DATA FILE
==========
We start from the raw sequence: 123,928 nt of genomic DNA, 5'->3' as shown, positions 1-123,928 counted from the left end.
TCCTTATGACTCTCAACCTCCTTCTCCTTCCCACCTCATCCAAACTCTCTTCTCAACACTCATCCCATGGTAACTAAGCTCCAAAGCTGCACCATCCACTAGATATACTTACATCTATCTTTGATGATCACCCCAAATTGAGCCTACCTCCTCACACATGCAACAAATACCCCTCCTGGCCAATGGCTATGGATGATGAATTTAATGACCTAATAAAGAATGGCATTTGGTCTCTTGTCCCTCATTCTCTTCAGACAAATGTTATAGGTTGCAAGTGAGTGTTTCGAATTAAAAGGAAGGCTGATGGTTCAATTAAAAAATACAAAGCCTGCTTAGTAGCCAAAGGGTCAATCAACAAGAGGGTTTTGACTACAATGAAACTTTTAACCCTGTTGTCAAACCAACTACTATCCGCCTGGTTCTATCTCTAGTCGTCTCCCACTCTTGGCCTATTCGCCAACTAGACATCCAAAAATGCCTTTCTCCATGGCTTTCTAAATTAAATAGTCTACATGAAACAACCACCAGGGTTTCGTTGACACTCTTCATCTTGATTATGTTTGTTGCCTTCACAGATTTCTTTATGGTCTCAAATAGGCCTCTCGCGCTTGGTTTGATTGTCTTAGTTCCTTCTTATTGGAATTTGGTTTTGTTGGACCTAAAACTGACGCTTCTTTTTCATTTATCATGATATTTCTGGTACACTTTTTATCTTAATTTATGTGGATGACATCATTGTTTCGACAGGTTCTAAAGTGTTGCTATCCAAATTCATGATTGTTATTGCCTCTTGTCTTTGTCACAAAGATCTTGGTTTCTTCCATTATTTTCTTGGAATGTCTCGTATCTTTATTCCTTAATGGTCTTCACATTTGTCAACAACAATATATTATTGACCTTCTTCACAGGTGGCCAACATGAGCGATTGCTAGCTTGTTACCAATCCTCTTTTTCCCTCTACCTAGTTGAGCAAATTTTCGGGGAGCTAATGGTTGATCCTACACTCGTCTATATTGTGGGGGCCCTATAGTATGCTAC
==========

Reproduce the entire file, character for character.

We start from the raw sequence: 123,928 nt of genomic DNA, 5'->3' as shown, positions 1-123,928 counted from the left end.
TCCTTATGACTCTCAACCTCCTTCTCCTTCCCACCTCATCCAAACTCTCTTCTCAACACTCATCCCATGGTAACTAAGCTCCAAAGCTGCACCATCCACTAGATATACTTACATCTATCTTTGATGATCACCCCAAATTGAGCCTACCTCCTCACACATGCAACAAATACCCCTCCTGGCCAATGGCTATGGATGATGAATTTAATGACCTAATAAAGAATGGCATTTGGTCTCTTGTCCCTCATTCTCTTCAGACAAATGTTATAGGTTGCAAGTGAGTGTTTCGAATTAAAAGGAAGGCTGATGGTTCAATTAAAAAATACAAAGCCTGCTTAGTAGCCAAAGGGTCAATCAACAAGAGGGTTTTGACTACAATGAAACTTTTAACCCTGTTGTCAAACCAACTACTATCCGCCTGGTTCTATCTCTAGTCGTCTCCCACTCTTGGCCTATTCGCCAACTAGACATCCAAAAATGCCTTTCTCCATGGCTTTCTAAATTAAATAGTCTACATGAAACAACCACCAGGGTTTCGTTGACACTCTTCATCTTGATTATGTTTGTTGCCTTCACAGATTTCTTTATGGTCTCAAATAGGCCTCTCGCGCTTGGTTTGATTGTCTTAGTTCCTTCTTATTGGAATTTGGTTTTGTTGGACCTAAAACTGACGCTTCTTTTTCATTTATCATGATATTTCTGGTACACTTTTTATCTTAATTTATGTGGATGACATCATTGTTTCGACAGGTTCTAAAGTGTTGCTATCCAAATTCATGATTGTTATTGCCTCTTGTCTTTGTCACAAAGATCTTGGTTTCTTCCATTATTTTCTTGGAATGTCTCGTATCTTTATTCCTTAATGGTCTTCACATTTGTCAACAACAATATATTATTGACCTTCTTCACAGGTGGCCAACATGAGCGATTGCTAGCTTGTTACCAATCCTCTTTTTCCCTCTACCTAGTTGAGCAAATTTTCGGGGAGCTAATGGTTGATCCTACACTCGTCTATATTGTGGGGGCCCTATAGTATGCTAC